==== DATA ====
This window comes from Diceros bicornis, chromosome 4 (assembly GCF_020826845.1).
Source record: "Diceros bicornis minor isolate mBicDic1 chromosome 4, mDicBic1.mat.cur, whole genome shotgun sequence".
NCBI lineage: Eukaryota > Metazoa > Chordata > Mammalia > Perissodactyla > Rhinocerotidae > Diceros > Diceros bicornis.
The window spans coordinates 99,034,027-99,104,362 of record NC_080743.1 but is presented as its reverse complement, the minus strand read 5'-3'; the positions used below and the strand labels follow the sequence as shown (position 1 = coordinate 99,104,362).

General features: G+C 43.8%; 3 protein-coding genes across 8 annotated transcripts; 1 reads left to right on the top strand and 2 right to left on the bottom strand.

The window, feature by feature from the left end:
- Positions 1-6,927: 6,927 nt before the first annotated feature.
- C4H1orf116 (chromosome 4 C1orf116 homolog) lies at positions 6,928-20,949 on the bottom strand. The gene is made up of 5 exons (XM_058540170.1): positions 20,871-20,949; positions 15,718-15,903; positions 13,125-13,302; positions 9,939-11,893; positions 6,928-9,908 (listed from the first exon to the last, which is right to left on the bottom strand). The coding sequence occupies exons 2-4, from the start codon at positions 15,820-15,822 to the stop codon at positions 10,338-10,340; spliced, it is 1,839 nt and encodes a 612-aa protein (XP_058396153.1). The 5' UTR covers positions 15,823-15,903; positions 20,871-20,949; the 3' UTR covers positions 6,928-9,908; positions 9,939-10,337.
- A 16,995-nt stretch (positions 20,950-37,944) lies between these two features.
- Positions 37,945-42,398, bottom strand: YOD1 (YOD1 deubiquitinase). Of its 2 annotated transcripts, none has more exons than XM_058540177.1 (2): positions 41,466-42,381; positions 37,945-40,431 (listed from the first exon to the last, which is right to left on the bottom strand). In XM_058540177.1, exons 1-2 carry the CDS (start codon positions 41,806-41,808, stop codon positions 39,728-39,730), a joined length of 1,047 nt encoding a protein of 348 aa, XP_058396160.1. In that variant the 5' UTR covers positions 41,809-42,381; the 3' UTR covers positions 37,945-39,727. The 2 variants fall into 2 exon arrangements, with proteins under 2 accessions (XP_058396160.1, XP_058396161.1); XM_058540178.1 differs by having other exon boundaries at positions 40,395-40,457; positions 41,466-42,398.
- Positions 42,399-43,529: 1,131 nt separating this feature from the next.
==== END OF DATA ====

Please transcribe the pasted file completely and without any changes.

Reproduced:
This window comes from Diceros bicornis, chromosome 4 (assembly GCF_020826845.1).
Source record: "Diceros bicornis minor isolate mBicDic1 chromosome 4, mDicBic1.mat.cur, whole genome shotgun sequence".
NCBI lineage: Eukaryota > Metazoa > Chordata > Mammalia > Perissodactyla > Rhinocerotidae > Diceros > Diceros bicornis.
The window spans coordinates 99,034,027-99,104,362 of record NC_080743.1 but is presented as its reverse complement, the minus strand read 5'-3'; the positions used below and the strand labels follow the sequence as shown (position 1 = coordinate 99,104,362).

General features: G+C 43.8%; 3 protein-coding genes across 8 annotated transcripts; 1 reads left to right on the top strand and 2 right to left on the bottom strand.

The window, feature by feature from the left end:
- Positions 1-6,927: 6,927 nt before the first annotated feature.
- C4H1orf116 (chromosome 4 C1orf116 homolog) lies at positions 6,928-20,949 on the bottom strand. The gene is made up of 5 exons (XM_058540170.1): positions 20,871-20,949; positions 15,718-15,903; positions 13,125-13,302; positions 9,939-11,893; positions 6,928-9,908 (listed from the first exon to the last, which is right to left on the bottom strand). The coding sequence occupies exons 2-4, from the start codon at positions 15,820-15,822 to the stop codon at positions 10,338-10,340; spliced, it is 1,839 nt and encodes a 612-aa protein (XP_058396153.1). The 5' UTR covers positions 15,823-15,903; positions 20,871-20,949; the 3' UTR covers positions 6,928-9,908; positions 9,939-10,337.
- A 16,995-nt stretch (positions 20,950-37,944) lies between these two features.
- Positions 37,945-42,398, bottom strand: YOD1 (YOD1 deubiquitinase). Of its 2 annotated transcripts, none has more exons than XM_058540177.1 (2): positions 41,466-42,381; positions 37,945-40,431 (listed from the first exon to the last, which is right to left on the bottom strand). In XM_058540177.1, exons 1-2 carry the CDS (start codon positions 41,806-41,808, stop codon positions 39,728-39,730), a joined length of 1,047 nt encoding a protein of 348 aa, XP_058396160.1. In that variant the 5' UTR covers positions 41,809-42,381; the 3' UTR covers positions 37,945-39,727. The 2 variants fall into 2 exon arrangements, with proteins under 2 accessions (XP_058396160.1, XP_058396161.1); XM_058540178.1 differs by having other exon boundaries at positions 40,395-40,457; positions 41,466-42,398.
- Positions 42,399-43,529: 1,131 nt separating this feature from the next.